Analysis of bread mold genomes demos ‘reverse-ecology’ tool

Analysis of bread mold genomes demos ‘reverse-ecology’ tool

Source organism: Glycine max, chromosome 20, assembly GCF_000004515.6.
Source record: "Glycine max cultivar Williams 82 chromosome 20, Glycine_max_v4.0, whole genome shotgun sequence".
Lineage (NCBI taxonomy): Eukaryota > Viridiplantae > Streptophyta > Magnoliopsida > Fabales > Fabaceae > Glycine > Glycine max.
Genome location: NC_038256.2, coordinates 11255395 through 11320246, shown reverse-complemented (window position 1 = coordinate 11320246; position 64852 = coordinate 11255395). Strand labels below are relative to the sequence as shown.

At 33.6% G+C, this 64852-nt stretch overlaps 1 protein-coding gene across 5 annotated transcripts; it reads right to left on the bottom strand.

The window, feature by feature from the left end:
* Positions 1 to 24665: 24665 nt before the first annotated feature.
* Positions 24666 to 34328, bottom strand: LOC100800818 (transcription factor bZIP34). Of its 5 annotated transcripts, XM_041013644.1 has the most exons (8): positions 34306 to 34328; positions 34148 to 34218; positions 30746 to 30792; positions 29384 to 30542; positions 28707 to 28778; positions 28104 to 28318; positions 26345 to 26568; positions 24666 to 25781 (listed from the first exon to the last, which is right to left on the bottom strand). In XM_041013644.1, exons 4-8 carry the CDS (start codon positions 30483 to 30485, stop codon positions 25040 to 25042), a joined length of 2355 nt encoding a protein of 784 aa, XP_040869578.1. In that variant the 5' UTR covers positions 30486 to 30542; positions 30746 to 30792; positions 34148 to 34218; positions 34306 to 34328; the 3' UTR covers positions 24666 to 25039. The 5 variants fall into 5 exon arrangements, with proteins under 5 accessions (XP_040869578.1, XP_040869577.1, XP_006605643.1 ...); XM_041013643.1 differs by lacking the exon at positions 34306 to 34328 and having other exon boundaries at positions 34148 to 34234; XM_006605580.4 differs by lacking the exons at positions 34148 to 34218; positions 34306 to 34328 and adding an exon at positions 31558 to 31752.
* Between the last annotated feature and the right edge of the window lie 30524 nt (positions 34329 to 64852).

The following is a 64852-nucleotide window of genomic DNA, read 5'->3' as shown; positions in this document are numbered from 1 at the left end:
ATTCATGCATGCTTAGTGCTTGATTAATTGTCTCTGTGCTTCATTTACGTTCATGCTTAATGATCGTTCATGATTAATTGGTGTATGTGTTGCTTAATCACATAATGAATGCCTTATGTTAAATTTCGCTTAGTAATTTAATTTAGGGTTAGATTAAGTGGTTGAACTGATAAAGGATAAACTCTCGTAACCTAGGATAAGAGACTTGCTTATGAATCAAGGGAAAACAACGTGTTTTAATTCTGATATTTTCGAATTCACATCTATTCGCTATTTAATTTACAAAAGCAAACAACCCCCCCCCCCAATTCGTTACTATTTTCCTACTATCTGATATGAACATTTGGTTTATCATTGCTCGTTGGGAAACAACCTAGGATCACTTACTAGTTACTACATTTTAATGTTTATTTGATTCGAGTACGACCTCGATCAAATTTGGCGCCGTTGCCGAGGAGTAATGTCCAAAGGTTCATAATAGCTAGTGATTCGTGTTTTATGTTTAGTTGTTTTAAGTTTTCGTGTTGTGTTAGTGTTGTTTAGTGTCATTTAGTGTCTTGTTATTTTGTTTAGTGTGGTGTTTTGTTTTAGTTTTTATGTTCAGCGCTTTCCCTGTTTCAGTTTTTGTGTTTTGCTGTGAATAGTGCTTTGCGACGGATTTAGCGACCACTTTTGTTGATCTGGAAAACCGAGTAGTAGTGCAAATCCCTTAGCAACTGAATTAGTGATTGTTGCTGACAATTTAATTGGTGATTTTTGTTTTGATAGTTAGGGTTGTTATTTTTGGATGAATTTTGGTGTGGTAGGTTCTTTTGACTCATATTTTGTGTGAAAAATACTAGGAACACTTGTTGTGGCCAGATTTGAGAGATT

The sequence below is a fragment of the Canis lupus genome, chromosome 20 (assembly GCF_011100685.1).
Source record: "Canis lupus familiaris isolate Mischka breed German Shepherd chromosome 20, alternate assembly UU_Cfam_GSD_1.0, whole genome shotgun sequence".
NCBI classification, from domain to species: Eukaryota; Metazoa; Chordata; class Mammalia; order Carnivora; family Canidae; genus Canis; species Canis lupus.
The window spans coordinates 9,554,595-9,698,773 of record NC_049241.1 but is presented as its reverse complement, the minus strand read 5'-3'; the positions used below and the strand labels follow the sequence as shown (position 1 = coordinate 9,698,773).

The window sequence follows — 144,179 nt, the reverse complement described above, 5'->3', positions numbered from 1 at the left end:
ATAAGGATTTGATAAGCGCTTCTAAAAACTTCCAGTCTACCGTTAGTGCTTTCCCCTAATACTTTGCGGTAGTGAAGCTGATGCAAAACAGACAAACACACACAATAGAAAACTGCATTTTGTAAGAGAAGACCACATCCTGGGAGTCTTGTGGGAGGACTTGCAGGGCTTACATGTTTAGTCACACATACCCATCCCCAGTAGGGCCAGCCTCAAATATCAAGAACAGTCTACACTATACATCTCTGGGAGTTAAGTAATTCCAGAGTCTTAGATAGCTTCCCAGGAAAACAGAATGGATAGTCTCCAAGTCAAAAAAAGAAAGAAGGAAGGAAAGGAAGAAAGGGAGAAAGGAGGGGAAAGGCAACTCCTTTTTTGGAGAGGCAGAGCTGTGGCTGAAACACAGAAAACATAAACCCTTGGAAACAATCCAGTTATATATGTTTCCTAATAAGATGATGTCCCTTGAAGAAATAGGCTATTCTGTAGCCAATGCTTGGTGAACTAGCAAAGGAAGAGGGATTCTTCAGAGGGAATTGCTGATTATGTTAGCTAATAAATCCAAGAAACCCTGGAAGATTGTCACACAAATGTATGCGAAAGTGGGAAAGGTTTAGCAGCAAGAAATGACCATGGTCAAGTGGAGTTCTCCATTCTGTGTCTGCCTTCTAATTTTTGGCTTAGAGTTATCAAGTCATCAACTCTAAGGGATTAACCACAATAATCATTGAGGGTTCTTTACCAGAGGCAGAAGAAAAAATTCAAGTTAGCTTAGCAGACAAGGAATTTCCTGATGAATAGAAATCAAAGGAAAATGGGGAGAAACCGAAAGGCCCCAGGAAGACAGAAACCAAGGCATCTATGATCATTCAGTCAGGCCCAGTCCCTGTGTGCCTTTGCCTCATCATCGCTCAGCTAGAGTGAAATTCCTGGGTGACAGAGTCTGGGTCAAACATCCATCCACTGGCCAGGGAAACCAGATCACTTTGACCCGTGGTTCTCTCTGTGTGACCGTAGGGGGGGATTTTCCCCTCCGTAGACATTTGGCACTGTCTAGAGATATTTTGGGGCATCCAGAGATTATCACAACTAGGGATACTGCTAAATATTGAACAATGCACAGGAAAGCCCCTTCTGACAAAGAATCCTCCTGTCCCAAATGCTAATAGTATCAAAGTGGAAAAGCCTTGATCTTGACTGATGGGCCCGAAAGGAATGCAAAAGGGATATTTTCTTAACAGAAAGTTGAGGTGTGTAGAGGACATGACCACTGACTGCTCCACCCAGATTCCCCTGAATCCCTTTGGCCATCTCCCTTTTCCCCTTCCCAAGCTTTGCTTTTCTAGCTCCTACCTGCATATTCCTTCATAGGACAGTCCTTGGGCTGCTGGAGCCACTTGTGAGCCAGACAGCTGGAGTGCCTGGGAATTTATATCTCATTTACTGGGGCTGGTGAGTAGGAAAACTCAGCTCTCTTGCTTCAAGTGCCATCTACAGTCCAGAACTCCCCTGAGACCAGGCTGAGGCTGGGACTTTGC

In a study published in the journal Proceedings of the National Academy of Sciences, Rachel Brem and other UC Berkeley biologists have shown that one can determine an organism’s adaptive traits by looking first at its genome and checking for variations across a population. A demonstration of “reverse-ecology,” the study offers a powerful new tool in evolutionary genetics research, one that could be used to help monitor the effects of climate change and habitat destruction. The researchers scanned the genes of 48 different strains of Neurospora crassa, a type of red bread mold commonly used in genetics research. It is considered a model microbe because different strains can be mated and grown very quickly, and its growth occurs in a light-sensitive daily cycle that has been useful for studying circadian rhythms. Read more »

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